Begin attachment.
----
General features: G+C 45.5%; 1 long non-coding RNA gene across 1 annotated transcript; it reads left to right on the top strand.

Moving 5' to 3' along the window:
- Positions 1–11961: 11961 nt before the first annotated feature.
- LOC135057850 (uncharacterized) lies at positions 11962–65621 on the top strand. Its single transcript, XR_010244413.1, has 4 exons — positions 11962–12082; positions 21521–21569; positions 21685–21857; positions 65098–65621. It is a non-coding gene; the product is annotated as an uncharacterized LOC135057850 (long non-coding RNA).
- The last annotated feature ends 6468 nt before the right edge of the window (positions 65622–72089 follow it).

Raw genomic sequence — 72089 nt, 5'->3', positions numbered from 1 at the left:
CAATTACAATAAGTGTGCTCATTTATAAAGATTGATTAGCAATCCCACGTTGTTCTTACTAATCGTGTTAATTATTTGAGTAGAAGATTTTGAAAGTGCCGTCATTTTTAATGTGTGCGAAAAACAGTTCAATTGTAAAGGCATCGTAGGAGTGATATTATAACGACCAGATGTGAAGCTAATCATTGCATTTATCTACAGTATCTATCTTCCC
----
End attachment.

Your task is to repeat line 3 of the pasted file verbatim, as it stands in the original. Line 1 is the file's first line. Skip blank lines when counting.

- Positions 1–11961: 11961 nt before the first annotated feature.